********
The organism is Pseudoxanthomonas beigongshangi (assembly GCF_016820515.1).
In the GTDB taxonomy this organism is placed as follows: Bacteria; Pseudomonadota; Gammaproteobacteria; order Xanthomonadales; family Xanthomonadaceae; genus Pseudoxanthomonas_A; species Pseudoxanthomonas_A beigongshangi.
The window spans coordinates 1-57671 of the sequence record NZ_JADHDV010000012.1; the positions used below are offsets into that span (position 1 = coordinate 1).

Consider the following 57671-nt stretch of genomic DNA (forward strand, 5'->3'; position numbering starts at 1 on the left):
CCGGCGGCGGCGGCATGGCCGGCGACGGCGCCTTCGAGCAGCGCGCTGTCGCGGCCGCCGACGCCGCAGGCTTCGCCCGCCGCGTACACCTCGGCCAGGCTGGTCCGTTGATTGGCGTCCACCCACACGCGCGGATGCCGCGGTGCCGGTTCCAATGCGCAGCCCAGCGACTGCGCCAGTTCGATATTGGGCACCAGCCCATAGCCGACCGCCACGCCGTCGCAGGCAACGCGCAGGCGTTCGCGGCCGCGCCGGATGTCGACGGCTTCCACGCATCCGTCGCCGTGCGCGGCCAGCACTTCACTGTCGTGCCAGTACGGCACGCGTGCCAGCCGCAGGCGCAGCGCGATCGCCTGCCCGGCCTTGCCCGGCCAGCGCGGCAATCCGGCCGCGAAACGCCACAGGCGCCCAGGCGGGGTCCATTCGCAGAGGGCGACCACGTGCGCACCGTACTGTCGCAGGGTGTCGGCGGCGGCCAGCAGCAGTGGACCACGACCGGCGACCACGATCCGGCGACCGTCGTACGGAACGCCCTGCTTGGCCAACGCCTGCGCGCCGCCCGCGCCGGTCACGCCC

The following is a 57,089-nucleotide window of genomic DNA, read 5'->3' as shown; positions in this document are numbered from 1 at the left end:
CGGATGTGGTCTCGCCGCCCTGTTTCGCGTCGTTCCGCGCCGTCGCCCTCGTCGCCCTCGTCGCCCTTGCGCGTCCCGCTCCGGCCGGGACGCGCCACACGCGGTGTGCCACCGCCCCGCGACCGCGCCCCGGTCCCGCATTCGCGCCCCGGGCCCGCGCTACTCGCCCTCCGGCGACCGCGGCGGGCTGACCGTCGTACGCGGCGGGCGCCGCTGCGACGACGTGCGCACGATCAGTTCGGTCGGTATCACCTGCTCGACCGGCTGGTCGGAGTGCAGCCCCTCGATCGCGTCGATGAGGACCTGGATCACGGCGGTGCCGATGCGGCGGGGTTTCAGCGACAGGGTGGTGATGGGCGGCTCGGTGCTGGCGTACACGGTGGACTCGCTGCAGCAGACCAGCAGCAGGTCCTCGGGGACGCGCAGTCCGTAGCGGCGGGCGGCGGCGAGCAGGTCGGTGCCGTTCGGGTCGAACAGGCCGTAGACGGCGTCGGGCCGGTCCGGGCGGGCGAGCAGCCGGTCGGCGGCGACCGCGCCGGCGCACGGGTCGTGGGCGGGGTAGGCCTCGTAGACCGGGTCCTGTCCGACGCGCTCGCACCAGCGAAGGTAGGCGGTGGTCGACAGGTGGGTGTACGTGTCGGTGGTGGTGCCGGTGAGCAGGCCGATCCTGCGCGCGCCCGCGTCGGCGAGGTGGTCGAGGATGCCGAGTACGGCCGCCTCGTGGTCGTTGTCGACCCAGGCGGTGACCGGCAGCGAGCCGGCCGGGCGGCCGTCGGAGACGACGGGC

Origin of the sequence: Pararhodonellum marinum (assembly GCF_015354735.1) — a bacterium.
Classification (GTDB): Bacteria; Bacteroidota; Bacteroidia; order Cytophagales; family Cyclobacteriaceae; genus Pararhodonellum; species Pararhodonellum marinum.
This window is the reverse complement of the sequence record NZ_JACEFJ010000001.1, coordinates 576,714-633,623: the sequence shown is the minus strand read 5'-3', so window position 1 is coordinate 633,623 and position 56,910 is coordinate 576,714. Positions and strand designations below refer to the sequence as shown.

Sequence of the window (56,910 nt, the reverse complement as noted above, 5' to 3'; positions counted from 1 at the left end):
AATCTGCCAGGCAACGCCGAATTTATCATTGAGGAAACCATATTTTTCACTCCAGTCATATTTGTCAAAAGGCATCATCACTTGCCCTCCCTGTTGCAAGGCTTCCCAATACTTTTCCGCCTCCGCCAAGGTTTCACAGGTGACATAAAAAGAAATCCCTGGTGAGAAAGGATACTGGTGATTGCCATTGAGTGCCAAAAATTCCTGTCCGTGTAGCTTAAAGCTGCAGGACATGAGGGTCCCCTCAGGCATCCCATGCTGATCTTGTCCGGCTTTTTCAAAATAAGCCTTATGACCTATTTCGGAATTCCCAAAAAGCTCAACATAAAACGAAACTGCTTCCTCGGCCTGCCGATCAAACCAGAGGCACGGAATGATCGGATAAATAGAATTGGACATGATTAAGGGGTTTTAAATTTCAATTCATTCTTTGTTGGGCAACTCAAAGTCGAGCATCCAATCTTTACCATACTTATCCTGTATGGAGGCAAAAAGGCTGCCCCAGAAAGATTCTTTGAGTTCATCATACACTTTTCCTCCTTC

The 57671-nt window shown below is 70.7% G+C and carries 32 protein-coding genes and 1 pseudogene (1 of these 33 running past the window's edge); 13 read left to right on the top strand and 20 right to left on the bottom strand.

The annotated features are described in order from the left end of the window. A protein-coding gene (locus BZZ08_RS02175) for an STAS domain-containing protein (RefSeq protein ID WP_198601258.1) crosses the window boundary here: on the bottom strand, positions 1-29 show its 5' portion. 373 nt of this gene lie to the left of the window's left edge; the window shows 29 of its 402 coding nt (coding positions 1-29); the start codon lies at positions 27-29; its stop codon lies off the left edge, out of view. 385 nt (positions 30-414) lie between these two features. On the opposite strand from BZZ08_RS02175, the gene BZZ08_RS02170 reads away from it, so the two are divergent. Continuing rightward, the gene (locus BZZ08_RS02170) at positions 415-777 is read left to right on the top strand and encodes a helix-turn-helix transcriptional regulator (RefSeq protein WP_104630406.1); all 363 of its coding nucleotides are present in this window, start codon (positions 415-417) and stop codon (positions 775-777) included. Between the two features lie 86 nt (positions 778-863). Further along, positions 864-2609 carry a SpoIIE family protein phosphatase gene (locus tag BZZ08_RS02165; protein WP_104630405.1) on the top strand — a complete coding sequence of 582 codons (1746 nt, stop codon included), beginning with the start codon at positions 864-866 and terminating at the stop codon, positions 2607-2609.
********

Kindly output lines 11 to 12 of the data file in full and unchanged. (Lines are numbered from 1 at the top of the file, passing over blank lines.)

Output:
Sequence of the window (56,910 nt, the reverse complement as noted above, 5' to 3'; positions counted from 1 at the left end):
AATCTGCCAGGCAACGCCGAATTTATCATTGAGGAAACCATATTTTTCACTCCAGTCATATTTGTCAAAAGGCATCATCACTTGCCCTCCCTGTTGCAAGGCTTCCCAATACTTTTCCGCCTCCGCCAAGGTTTCACAGGTGACATAAAAAGAAATCCCTGGTGAGAAAGGATACTGGTGATTGCCATTGAGTGCCAAAAATTCCTGTCCGTGTAGCTTAAAGCTGCAGGACATGAGGGTCCCCTCAGGCATCCCATGCTGATCTTGTCCGGCTTTTTCAAAATAAGCCTTATGACCTATTTCGGAATTCCCAAAAAGCTCAACATAAAACGAAACTGCTTCCTCGGCCTGCCGATCAAACCAGAGGCACGGAATGATCGGATAAATAGAATTGGACATGATTAAGGGGTTTTAAATTTCAATTCATTCTTTGTTGGGCAACTCAAAGTCGAGCATCCAATCTTTACCATACTTATCCTGTATGGAGGCAAAAAGGCTGCCCCAGAAAGATTCTTTGAGTTCATCATACACTTTTCCTCCTTC